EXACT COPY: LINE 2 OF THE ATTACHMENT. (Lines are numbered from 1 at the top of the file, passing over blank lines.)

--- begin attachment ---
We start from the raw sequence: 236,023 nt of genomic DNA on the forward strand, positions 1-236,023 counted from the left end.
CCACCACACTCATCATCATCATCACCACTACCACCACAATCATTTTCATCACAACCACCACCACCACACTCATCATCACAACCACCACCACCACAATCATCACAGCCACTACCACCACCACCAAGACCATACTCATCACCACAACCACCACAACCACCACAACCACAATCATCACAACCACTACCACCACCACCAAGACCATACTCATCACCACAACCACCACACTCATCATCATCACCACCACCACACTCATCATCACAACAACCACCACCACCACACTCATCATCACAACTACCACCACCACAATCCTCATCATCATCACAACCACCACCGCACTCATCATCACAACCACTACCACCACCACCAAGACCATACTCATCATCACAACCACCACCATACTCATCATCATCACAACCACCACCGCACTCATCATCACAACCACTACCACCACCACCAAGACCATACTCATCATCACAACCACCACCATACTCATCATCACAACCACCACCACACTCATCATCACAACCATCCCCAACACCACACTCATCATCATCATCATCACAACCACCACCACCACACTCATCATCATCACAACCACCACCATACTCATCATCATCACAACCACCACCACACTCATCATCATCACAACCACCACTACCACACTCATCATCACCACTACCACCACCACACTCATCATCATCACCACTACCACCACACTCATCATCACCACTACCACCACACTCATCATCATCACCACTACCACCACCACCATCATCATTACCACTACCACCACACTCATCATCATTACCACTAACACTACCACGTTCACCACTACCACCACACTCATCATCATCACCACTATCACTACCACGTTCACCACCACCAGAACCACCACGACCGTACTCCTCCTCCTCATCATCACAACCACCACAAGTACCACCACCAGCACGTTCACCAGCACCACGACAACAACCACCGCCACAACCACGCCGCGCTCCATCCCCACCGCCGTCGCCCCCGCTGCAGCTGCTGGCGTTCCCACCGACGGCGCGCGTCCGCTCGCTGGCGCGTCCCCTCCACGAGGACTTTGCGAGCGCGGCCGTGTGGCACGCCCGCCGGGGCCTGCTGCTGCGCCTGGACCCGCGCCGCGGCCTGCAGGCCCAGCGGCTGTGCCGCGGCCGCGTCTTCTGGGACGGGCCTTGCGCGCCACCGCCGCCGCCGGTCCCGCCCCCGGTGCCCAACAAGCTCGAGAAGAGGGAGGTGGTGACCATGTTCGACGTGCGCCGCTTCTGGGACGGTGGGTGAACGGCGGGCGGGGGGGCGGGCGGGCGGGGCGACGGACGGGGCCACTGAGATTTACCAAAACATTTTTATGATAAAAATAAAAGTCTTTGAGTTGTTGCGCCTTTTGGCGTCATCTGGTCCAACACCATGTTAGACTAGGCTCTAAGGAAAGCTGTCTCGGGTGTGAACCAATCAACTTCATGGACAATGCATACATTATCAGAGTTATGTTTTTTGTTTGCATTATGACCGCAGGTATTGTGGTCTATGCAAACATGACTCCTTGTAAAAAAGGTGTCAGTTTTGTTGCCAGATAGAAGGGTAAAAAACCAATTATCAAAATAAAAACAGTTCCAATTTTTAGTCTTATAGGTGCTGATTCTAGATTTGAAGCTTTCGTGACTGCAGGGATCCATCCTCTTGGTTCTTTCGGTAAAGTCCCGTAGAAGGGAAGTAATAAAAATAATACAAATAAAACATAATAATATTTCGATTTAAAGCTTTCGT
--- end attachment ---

CCACCACACTCATCATCATCATCACCACTACCACCACAATCATTTTCATCACAACCACCACCACCACACTCATCATCACAACCACCACCACCACAATCATCACAGCCACTACCACCACCACCAAGACCATACTCATCACCACAACCACCACAACCACCACAACCACAATCATCACAACCACTACCACCACCACCAAGACCATACTCATCACCACAACCACCACACTCATCATCATCACCACCACCACACTCATCATCACAACAACCACCACCACCACACTCATCATCACAACTACCACCACCACAATCCTCATCATCATCACAACCACCACCGCACTCATCATCACAACCACTACCACCACCACCAAGACCATACTCATCATCACAACCACCACCATACTCATCATCATCACAACCACCACCGCACTCATCATCACAACCACTACCACCACCACCAAGACCATACTCATCATCACAACCACCACCATACTCATCATCACAACCACCACCACACTCATCATCACAACCATCCCCAACACCACACTCATCATCATCATCATCACAACCACCACCACCACACTCATCATCATCACAACCACCACCATACTCATCATCATCACAACCACCACCACACTCATCATCATCACAACCACCACTACCACACTCATCATCACCACTACCACCACCACACTCATCATCATCACCACTACCACCACACTCATCATCACCACTACCACCACACTCATCATCATCACCACTACCACCACCACCATCATCATTACCACTACCACCACACTCATCATCATTACCACTAACACTACCACGTTCACCACTACCACCACACTCATCATCATCACCACTATCACTACCACGTTCACCACCACCAGAACCACCACGACCGTACTCCTCCTCCTCATCATCACAACCACCACAAGTACCACCACCAGCACGTTCACCAGCACCACGACAACAACCACCGCCACAACCACGCCGCGCTCCATCCCCACCGCCGTCGCCCCCGCTGCAGCTGCTGGCGTTCCCACCGACGGCGCGCGTCCGCTCGCTGGCGCGTCCCCTCCACGAGGACTTTGCGAGCGCGGCCGTGTGGCACGCCCGCCGGGGCCTGCTGCTGCGCCTGGACCCGCGCCGCGGCCTGCAGGCCCAGCGGCTGTGCCGCGGCCGCGTCTTCTGGGACGGGCCTTGCGCGCCACCGCCGCCGCCGGTCCCGCCCCCGGTGCCCAACAAGCTCGAGAAGAGGGAGGTGGTGACCATGTTCGACGTGCGCCGCTTCTGGGACGGTGGGTGAACGGCGGGCGGGGGGGCGGGCGGGCGGGGCGACGGACGGGGCCACTGAGATTTACCAAAACATTTTTATGATAAAAATAAAAGTCTTTGAGTTGTTGCGCCTTTTGGCGTCATCTGGTCCAACACCATGTTAGACTAGGCTCTAAGGAAAGCTGTCTCGGGTGTGAACCAATCAACTTCATGGACAATGCATACATTATCAGAGTTATGTTTTTTGTTTGCATTATGACCGCAGGTATTGTGGTCTATGCAAACATGACTCCTTGTAAAAAAGGTGTCAGTTTTGTTGCCAGATAGAAGGGTAAAAAACCAATTATCAAAATAAAAACAGTTCCAATTTTTAGTCTTATAGGTGCTGATTCTAGATTTGAAGCTTTCGTGACTGCAGGGATCCATCCTCTTGGTTCTTTCGGTAAAGTCCCGTAGAAGGGAAGTAATAAAAATAATACAAATAAAACATAATAATATTTCGATTTAAAGCTTTCGT